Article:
What It Means to be Creative

Yesterday was Shaya’s 7th birthday party. The kid loves golf and so he wanted a golf party.

“Putt-putt?” I asked.

He shook his head, vehemently.

“Real golf,” he said.

So I called Coach Todd, who taught my boys last year, to see if we might have a birthday party golf lesson at the course where he teaches. Turns out, after 17 years of working for one local municipality, his contract wasn’t renewed – so the scrappy coach set out a new plan for himself at Normandy Oaks, a public golf course in a quiet Royal Oak industrial neighborhood, and he was happy to host our party.

I love that my kids’ birthday parties are, for the most part, not your typical kids’ parties. If you know me at all, you know I live outside the box, and I hate to follow what everyone else does. So this was an opportunity to get creative.

I hadn’t seen the golf course or the clubhouse before we arrived with the cake and clubs yesterday, so I was trusting on fate that it would be wonderful. And it was.

Wide open greens with tall weeping willows to offer shade between the holes. A putting green with enough squares of fake grass for each child to take ambitious swings and a chipping green where they connected the club to the ball with exquisite enthusiasm.

The clubhouse was quaint, clean, and had the hockey game on (the Wings won!). Coach Todd informed the clubhouse manager a half-hour before the party was to begin that, “Oh, we’re having a party here today.” No sweat. Not an eyebrow raised. (How are people so laid-back?!)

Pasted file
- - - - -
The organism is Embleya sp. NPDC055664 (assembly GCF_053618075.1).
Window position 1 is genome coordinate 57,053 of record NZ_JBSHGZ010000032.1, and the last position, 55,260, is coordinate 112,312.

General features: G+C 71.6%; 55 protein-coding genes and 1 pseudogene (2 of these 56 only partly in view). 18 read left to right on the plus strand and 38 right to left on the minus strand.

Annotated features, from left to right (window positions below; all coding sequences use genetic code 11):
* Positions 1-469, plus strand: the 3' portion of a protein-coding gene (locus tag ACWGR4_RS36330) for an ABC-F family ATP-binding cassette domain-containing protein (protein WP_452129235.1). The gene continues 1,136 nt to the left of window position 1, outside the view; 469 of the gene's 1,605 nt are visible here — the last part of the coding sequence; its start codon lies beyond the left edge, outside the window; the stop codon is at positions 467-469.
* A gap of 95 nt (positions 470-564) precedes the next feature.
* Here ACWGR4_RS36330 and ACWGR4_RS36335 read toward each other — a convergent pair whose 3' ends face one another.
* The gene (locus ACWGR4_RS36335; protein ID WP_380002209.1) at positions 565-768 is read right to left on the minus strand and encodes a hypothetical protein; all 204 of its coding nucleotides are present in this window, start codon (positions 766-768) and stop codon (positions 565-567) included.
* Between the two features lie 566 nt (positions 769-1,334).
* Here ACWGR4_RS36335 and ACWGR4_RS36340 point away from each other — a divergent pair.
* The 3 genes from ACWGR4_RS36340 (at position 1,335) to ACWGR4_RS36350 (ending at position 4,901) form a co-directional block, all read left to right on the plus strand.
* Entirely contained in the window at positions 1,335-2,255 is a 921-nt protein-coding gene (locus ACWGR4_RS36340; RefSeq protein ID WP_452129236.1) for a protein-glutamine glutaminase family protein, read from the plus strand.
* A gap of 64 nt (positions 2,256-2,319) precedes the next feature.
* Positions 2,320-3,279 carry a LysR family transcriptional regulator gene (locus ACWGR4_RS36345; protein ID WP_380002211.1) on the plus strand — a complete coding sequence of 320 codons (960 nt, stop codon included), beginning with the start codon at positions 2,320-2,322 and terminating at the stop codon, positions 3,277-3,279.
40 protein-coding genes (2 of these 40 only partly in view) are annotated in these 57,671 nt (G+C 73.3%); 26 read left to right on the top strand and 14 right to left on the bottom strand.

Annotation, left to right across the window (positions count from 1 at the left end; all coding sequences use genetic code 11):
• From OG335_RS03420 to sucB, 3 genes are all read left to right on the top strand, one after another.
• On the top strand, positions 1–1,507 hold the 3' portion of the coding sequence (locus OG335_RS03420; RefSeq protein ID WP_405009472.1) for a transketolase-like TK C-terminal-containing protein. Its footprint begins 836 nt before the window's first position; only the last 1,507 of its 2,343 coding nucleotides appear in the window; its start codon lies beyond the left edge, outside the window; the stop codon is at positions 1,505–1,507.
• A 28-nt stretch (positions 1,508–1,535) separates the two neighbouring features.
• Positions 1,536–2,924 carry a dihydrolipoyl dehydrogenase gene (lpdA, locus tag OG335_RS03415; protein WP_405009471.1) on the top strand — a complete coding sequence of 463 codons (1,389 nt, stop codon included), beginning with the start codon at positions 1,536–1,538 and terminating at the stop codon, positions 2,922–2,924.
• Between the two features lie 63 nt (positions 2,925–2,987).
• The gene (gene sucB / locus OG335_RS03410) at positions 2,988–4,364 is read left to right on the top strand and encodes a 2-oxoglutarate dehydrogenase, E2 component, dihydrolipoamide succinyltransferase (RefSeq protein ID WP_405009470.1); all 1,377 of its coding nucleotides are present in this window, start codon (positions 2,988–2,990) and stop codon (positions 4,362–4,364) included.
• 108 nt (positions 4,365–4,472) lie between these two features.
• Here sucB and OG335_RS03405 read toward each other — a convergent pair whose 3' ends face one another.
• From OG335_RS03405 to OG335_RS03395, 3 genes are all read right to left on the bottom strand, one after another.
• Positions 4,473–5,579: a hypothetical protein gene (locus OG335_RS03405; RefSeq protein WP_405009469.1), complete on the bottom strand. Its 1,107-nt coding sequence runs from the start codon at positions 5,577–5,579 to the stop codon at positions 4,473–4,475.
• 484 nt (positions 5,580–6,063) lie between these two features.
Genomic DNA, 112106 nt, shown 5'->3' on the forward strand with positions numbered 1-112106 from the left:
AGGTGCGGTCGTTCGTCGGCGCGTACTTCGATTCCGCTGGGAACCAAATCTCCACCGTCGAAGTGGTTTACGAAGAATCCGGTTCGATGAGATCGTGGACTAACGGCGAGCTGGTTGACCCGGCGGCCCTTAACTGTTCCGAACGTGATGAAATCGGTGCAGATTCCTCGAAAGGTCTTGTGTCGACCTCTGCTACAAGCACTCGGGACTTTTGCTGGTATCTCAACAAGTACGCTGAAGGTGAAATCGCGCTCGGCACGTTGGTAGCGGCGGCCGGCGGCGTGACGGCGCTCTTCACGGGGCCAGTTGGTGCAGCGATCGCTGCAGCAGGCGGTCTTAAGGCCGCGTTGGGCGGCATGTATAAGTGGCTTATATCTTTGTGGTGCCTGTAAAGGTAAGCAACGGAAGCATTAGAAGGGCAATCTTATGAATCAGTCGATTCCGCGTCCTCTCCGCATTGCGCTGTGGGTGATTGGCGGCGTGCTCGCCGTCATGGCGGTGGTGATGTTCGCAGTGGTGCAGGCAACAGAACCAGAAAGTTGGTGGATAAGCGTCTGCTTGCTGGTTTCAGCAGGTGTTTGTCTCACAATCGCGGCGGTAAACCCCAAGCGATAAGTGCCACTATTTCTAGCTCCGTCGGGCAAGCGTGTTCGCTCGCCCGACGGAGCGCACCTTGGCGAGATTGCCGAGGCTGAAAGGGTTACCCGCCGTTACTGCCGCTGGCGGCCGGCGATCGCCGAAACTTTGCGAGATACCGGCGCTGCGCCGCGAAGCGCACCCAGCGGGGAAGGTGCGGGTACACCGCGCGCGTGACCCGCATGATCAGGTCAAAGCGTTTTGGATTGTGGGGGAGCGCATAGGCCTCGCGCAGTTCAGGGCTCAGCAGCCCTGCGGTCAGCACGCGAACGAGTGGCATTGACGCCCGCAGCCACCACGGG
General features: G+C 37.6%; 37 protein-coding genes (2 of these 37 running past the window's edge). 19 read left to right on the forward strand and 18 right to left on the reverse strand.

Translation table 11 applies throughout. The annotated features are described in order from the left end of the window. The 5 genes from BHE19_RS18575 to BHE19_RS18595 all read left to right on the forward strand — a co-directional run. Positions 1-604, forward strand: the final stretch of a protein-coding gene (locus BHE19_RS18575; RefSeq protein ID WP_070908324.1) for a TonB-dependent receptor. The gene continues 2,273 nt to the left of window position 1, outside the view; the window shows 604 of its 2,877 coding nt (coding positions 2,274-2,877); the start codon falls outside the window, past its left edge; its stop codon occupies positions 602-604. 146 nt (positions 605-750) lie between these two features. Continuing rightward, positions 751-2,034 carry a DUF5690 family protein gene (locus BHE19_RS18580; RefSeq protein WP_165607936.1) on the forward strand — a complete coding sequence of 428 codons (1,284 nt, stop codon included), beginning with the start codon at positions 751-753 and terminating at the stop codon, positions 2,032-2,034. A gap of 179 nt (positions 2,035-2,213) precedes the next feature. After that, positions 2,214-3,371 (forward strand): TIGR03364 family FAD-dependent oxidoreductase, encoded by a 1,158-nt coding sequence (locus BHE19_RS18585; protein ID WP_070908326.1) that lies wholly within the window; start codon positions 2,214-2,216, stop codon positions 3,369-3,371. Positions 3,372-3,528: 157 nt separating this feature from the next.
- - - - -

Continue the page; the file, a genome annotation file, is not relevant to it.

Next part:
The party was fantastic. Bright sun, clear blue skies, a cake with a golfing guy and a #18 flag and rocks made of candy on top of the buttercream. Little water bottles guzzled down. The girls running and playing between the big trees.

Birds and wind and quiet. No electronics. No buzzing. No constant entertainment to hold their attention.

Because in the natural world, you don’t need additional entertainment. There is enough happening outside to hold your interest and then some.

Three kids went home after the party and crashed, their parents texted me. Fresh air does a body good.

We gave used books – Hardy Boys – as favors, wrapped in last week’s newspaper. Parents and kids stayed around talking, playing, running, enjoying for quite a while after the party was supposed to end.

One parent commented on how nice it was to be able to just hang back, no pushing out the door as at arcades and pizza parties, where your time is scheduled strictly to start and to end.

I felt on top of the world – doing things differently, planning a party that my son was so happy with, and his friends too. Opening eyes to a whole new world, to the possibility of something unimagined.

Isn’t that what life is all about anyway?

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